Easter Baskets Are Out Of Control––Why Is Everything A Competition Now?
Are you seeing what I’m seeing on social media this week? Easter baskets are out of control. Like level two-thousand. Post after post of influencers are sharing their kids’ mega baskets, spilling over with expensive gifts, including athletic shoes, jewelry, gift cards, gaming systems, and gourmet candy. No doubt, these baskets are beautifully arranged. However, I want to know when Easter became Christmas’ competition.
I grew up in the eighties. Our Easter baskets contained a book, plastic eggs full of jelly beans, and a boxed, chocolate rabbit. That was it. The entire thing cost my parents maybe $10, and we were, every year, completely thrilled with our Easter haul. I know, it’s like forty years later, but I still don’t understand why Easter has become a holiday that rivals Christmas morning.
Some of us head to church, wearing cute outfits, making sure to snap a few family photos. We have an Easter dinner and a visit from the bunny. Throw in an egg hunt or visiting someone wearing a creepy Easter bunny costume. Oh, and there’s the infamous dyeing of Easter eggs where the whole house smells like vinegar and, well, egg.
Newsflash and sigh of relief. You aren’t obligated to get your child a gaming system, or even a game. Your child doesn’t need that designer belt or bag, nor do you have to purchase gift cards, a new pair of earrings, or even cold hard cash. You also don’t owe them the nicest chocolates you can find in the store.
This year I also spotted lots of Valentine baskets and St. Patrick’s Day baskets online, each spilling over with red, pink, and later, green goodies. Let me tell you, my kids each get a book and a marshmallow chocolate for Valentine’s Day. For St. Patrick’s Day, nothing. Well, I did make Irish soda bread. Does that count?
I love holidays, and I always have. I will go all out for Christmas. Cookies, music, decorations, and the four-gift rule for presents. What I won’t do is color-coordinate my children’s gifts, snap photos of them, and then post those on social media for applause from strangers. I find it so strange that these photos get any likes at all. They are hardly the norm for families, and they are just a shameless brag post. No, thanks.
I want my children to love holidays for the experience they offer, not solely focusing on the gifts they receive (if any). Furthermore, I’m well-aware that many people cannot go “all out” on holidays. Being able to create a magical, perfectly flawless gift spread for children is privileged.
I wish we could bring back the standard 1980s Easter. Let’s make a ham and potato dinner (or whatever your family’s vibe is), wear something pastel, and have an Easter egg hunt in the yard after church. Those eggs can contain coins, stickers, and candy. Then each kiddo can dump their grabs into a pile and trade, post trick-or-treating style. (Oh the thrill of the candy trade!)
Easter doesn’t have to be Christmas-on-steroids or even come close to competing with Christmas. Let that guilt go.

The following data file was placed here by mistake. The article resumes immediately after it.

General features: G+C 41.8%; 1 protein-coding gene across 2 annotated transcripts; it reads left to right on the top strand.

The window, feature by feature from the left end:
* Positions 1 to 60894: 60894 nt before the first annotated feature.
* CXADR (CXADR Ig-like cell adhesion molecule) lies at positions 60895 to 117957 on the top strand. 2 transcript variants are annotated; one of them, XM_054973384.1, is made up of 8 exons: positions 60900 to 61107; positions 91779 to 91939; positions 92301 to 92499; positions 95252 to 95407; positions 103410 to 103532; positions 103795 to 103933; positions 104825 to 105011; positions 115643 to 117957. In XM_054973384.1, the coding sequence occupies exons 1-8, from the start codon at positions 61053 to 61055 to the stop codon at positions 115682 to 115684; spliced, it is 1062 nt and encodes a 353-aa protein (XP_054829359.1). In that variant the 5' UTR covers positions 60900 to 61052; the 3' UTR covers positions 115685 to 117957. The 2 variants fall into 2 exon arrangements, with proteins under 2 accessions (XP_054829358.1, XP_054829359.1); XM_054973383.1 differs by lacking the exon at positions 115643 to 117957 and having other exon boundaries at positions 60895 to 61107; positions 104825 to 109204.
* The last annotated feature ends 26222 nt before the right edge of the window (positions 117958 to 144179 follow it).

Even if you can afford to create an elaborate basket of goodies for your kiddo, why do it? Why allow kids to believe that their holiday joy hangs in the balance unless they receive a basket heavy enough to weight lift with? Maybe take that extra dough and support a worthy cause, put together baskets for those in need, or host a socially-distanced celebratory meal for others?
I am truly thankful for this spring holiday, especially this year as we continue to weather the pandemic. However, my kids aren’t getting loaded down baskets spilling over with toys, apparel, gift cards, or anything else. In fact, I follow in my parents’ tradition and get my kiddos a book, a small toy, and of course, something sugary. We can’t wait to have an egg hunt—which will no doubt include some of the Easter candy my husband and I like. Bring on the Cadbury eggs!
The reality is, money can’t and never has been able to buy happiness. If your kiddos’ Easter baskets look like mine, pat yourself on the back. You’re doing a good job. There’s no reason to think that you are failing your children if they don’t receive a paycheck’s worth of goodies brought to them, supposedly, by a rabbit. You can make this holiday special without breaking the bank.
There’s no doubt in my mind that now, more than ever, we have to be mindful that the pandemic has changed a lot of our financial situations. Therefore, it’s given us the opportunity to prioritize and to find joy in simple activities rather than in stuff. I know, that sounds cheesy and cliche–but it’s true.
If you, like me, have found your newsfeed flooded with too many over-the-top Easter basket images, do yourself a favor and unfollow. You don’t need that kind of privileged toxicity in your life. Get your kiddos a few things and let them be happy with the fact that EB stopped by. While you’re at it, get yourself something yummy and relish in the joy of Easter rather than in jealousy of what someone else did. You don’t need that kind of negativity in your life—and neither do I.
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